Looking back, I wish I had put more effort into making MORE board games instead of assuming (falsely) that I'd be working on digital games from there on out. I'd have a pretty big collection by now.

Anyways, I guess the morale of the story is... board games show you can design. Buy a nice leather-bound portfolio, print up the game boards and photos of the game in action, and a copy of the instructions. If at all possible, bring a playable copy whenever possible.
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Last edited by Retro : 09-21-2009 at 09:38 AM.
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Old 09-21-2009, 12:37 PM   #6
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And would this benefit me when it comes to job interviews? Can you suggest any examples of a type of board game that I should be designing? Another idea I had was to create a card-based game? Are there any other ideas that people can suggest?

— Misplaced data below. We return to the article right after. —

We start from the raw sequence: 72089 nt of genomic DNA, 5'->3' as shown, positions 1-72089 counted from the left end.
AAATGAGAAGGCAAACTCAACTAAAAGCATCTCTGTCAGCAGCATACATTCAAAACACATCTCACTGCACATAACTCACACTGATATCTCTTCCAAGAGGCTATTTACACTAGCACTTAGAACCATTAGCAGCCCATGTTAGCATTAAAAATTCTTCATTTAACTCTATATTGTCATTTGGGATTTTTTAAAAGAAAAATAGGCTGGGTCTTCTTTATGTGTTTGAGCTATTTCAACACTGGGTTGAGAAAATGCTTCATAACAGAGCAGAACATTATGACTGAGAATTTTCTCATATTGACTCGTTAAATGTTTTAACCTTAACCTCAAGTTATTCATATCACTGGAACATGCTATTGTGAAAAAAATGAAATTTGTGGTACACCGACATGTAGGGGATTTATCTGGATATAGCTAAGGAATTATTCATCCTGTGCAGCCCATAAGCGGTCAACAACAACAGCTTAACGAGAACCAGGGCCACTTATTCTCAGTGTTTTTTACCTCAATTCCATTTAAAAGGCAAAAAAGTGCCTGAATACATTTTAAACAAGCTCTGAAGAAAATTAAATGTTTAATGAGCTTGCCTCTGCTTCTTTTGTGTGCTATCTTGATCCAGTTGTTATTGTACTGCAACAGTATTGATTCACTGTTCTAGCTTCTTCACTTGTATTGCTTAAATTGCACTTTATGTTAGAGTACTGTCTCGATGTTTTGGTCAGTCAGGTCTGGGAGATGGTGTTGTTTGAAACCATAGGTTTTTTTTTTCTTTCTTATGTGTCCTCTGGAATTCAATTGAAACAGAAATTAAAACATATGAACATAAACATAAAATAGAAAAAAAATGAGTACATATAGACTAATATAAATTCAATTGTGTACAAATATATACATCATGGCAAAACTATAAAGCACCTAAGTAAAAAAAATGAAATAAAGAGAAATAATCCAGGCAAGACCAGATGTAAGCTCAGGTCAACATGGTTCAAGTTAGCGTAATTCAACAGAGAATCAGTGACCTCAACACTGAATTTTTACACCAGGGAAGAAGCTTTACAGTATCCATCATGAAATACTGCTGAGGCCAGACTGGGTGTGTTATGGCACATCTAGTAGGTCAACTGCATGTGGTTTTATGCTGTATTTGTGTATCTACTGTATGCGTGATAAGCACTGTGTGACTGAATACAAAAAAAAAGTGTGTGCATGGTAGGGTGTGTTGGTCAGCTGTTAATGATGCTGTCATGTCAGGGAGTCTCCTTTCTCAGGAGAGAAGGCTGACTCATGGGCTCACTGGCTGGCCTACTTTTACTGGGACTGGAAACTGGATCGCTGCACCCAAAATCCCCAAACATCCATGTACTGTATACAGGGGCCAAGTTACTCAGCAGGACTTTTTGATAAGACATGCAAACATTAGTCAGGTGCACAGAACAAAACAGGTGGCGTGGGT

Card games can be good to (or games that include cards)...but you have to be careful not to try and replicate something that has a lot of conent like Magic: The Gathering.
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Old 09-21-2009, 11:18 PM   #7
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So you guys think I should design/create a board game, okay, well I will suggest it to my lecturer and I'll be sure to let him know that people in the games industry suggested this. I can suggest a few ideas to him and he will decide which direction I should go in, so does anyone else want to contribute any other ideas as to what I could suggest?